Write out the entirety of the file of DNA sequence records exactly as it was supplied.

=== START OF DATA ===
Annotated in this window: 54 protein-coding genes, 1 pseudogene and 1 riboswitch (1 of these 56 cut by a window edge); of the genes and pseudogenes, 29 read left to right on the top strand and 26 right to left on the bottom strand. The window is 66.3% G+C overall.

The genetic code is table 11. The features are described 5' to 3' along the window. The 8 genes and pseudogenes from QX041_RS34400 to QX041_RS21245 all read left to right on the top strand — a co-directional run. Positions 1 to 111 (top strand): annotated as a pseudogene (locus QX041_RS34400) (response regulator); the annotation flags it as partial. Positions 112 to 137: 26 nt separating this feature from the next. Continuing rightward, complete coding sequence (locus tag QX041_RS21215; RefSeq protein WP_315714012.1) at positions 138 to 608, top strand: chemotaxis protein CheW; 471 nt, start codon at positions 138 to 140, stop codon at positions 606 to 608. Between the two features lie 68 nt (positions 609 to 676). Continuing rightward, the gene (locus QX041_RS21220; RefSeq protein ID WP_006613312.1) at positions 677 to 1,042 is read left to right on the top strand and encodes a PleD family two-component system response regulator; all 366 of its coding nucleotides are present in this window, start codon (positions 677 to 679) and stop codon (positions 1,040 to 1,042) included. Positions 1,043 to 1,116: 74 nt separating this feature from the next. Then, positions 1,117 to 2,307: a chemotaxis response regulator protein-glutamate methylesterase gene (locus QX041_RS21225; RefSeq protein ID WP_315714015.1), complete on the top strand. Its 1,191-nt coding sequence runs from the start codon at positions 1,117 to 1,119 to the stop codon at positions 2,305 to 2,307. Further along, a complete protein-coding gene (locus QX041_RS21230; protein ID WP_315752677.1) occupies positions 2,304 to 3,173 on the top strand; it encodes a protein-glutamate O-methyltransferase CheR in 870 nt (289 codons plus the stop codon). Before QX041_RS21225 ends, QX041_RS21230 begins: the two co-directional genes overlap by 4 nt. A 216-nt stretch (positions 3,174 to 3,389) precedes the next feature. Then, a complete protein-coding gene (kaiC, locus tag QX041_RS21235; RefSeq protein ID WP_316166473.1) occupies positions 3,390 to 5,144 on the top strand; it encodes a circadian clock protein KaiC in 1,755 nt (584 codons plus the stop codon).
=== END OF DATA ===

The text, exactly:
Annotated in this window: 54 protein-coding genes, 1 pseudogene and 1 riboswitch (1 of these 56 cut by a window edge); of the genes and pseudogenes, 29 read left to right on the top strand and 26 right to left on the bottom strand. The window is 66.3% G+C overall.

The genetic code is table 11. The features are described 5' to 3' along the window. The 8 genes and pseudogenes from QX041_RS34400 to QX041_RS21245 all read left to right on the top strand — a co-directional run. Positions 1 to 111 (top strand): annotated as a pseudogene (locus QX041_RS34400) (response regulator); the annotation flags it as partial. Positions 112 to 137: 26 nt separating this feature from the next. Continuing rightward, complete coding sequence (locus tag QX041_RS21215; RefSeq protein WP_315714012.1) at positions 138 to 608, top strand: chemotaxis protein CheW; 471 nt, start codon at positions 138 to 140, stop codon at positions 606 to 608. Between the two features lie 68 nt (positions 609 to 676). Continuing rightward, the gene (locus QX041_RS21220; RefSeq protein ID WP_006613312.1) at positions 677 to 1,042 is read left to right on the top strand and encodes a PleD family two-component system response regulator; all 366 of its coding nucleotides are present in this window, start codon (positions 677 to 679) and stop codon (positions 1,040 to 1,042) included. Positions 1,043 to 1,116: 74 nt separating this feature from the next. Then, positions 1,117 to 2,307: a chemotaxis response regulator protein-glutamate methylesterase gene (locus QX041_RS21225; RefSeq protein ID WP_315714015.1), complete on the top strand. Its 1,191-nt coding sequence runs from the start codon at positions 1,117 to 1,119 to the stop codon at positions 2,305 to 2,307. Further along, a complete protein-coding gene (locus QX041_RS21230; protein ID WP_315752677.1) occupies positions 2,304 to 3,173 on the top strand; it encodes a protein-glutamate O-methyltransferase CheR in 870 nt (289 codons plus the stop codon). Before QX041_RS21225 ends, QX041_RS21230 begins: the two co-directional genes overlap by 4 nt. A 216-nt stretch (positions 3,174 to 3,389) precedes the next feature. Then, a complete protein-coding gene (kaiC, locus tag QX041_RS21235; RefSeq protein ID WP_316166473.1) occupies positions 3,390 to 5,144 on the top strand; it encodes a circadian clock protein KaiC in 1,755 nt (584 codons plus the stop codon).